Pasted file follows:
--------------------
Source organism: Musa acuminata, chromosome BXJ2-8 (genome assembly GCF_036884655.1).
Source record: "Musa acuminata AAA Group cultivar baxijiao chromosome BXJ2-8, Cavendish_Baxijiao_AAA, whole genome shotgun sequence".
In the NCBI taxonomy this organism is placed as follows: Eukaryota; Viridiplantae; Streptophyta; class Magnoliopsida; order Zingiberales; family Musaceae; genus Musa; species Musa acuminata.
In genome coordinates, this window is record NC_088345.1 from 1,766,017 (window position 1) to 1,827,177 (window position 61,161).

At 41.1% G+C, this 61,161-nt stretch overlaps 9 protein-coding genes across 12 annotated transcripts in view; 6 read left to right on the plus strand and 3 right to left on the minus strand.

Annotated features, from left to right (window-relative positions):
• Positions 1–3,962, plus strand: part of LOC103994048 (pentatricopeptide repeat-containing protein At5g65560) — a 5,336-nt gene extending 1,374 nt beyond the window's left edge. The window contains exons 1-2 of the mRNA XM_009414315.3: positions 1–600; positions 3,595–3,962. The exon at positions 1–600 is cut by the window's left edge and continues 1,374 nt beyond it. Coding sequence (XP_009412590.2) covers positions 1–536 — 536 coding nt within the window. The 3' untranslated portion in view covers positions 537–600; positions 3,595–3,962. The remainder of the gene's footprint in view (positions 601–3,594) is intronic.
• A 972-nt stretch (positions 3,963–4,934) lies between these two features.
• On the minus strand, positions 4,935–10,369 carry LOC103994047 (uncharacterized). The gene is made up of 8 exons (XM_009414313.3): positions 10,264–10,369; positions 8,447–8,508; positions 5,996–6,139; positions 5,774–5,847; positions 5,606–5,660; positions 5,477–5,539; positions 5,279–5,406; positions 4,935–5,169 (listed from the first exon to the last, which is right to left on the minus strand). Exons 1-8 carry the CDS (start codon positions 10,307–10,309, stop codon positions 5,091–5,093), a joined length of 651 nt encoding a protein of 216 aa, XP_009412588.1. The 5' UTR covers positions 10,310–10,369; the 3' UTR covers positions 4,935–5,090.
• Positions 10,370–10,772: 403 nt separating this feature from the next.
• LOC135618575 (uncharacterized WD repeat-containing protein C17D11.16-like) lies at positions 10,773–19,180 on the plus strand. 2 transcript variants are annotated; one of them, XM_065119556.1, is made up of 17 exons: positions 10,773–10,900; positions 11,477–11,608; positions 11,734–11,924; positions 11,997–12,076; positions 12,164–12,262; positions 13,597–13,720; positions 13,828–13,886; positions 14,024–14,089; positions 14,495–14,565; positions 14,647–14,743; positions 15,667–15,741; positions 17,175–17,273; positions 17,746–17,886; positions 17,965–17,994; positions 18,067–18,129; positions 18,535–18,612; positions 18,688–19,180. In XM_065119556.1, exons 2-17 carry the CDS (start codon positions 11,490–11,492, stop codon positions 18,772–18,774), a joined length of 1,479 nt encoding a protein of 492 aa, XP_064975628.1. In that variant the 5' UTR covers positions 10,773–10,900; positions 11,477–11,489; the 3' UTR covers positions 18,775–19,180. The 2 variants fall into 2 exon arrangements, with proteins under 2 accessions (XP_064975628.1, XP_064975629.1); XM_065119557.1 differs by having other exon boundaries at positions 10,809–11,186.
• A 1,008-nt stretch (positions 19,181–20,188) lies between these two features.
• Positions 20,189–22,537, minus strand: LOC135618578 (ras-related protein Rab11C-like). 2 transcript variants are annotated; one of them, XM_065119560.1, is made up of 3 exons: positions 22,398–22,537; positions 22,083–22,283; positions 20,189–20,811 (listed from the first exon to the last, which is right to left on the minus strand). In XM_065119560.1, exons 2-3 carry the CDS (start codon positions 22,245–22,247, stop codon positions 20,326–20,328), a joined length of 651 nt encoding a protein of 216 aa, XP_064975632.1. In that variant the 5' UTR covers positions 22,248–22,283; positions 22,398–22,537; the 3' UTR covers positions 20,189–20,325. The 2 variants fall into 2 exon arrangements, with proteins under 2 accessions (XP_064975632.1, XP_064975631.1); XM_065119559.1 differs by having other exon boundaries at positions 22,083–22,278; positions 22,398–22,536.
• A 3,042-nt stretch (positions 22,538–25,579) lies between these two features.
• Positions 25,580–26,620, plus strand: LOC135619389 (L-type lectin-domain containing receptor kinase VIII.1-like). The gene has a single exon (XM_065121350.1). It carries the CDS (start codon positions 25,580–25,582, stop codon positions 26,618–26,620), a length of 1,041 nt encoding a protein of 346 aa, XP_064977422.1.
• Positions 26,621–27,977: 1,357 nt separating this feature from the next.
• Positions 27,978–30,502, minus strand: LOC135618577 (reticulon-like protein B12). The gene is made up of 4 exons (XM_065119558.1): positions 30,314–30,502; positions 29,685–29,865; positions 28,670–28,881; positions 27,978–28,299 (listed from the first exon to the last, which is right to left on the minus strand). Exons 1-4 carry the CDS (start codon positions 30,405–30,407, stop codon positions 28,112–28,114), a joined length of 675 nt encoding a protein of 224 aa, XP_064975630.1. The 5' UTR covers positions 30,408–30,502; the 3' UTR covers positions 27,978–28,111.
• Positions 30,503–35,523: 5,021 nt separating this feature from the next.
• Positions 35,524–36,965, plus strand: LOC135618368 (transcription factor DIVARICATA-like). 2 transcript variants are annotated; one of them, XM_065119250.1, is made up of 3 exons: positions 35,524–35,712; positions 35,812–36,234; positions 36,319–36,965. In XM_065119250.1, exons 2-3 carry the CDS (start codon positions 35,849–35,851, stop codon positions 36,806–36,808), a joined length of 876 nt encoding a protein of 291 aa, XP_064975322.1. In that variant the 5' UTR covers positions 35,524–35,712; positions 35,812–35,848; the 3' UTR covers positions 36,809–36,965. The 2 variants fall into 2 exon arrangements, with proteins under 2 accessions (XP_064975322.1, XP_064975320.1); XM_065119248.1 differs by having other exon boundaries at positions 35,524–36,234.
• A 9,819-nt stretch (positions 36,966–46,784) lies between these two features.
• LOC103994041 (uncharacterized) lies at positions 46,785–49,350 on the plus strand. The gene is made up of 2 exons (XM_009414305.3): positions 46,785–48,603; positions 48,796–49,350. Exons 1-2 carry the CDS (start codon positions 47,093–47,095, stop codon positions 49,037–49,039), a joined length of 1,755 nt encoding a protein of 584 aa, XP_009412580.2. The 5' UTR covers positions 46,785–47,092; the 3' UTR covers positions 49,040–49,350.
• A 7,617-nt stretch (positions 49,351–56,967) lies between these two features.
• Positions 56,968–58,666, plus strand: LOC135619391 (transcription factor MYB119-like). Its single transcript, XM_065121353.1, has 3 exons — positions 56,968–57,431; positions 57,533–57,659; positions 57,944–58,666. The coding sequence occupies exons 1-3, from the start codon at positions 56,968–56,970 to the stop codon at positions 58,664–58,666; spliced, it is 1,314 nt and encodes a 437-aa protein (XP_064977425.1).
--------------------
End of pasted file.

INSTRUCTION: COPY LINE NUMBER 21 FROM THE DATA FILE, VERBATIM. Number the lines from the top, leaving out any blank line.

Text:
• LOC103994041 (uncharacterized) lies at positions 46,785–49,350 on the plus strand. The gene is made up of 2 exons (XM_009414305.3): positions 46,785–48,603; positions 48,796–49,350. Exons 1-2 carry the CDS (start codon positions 47,093–47,095, stop codon positions 49,037–49,039), a joined length of 1,755 nt encoding a protein of 584 aa, XP_009412580.2. The 5' UTR covers positions 46,785–47,092; the 3' UTR covers positions 49,040–49,350.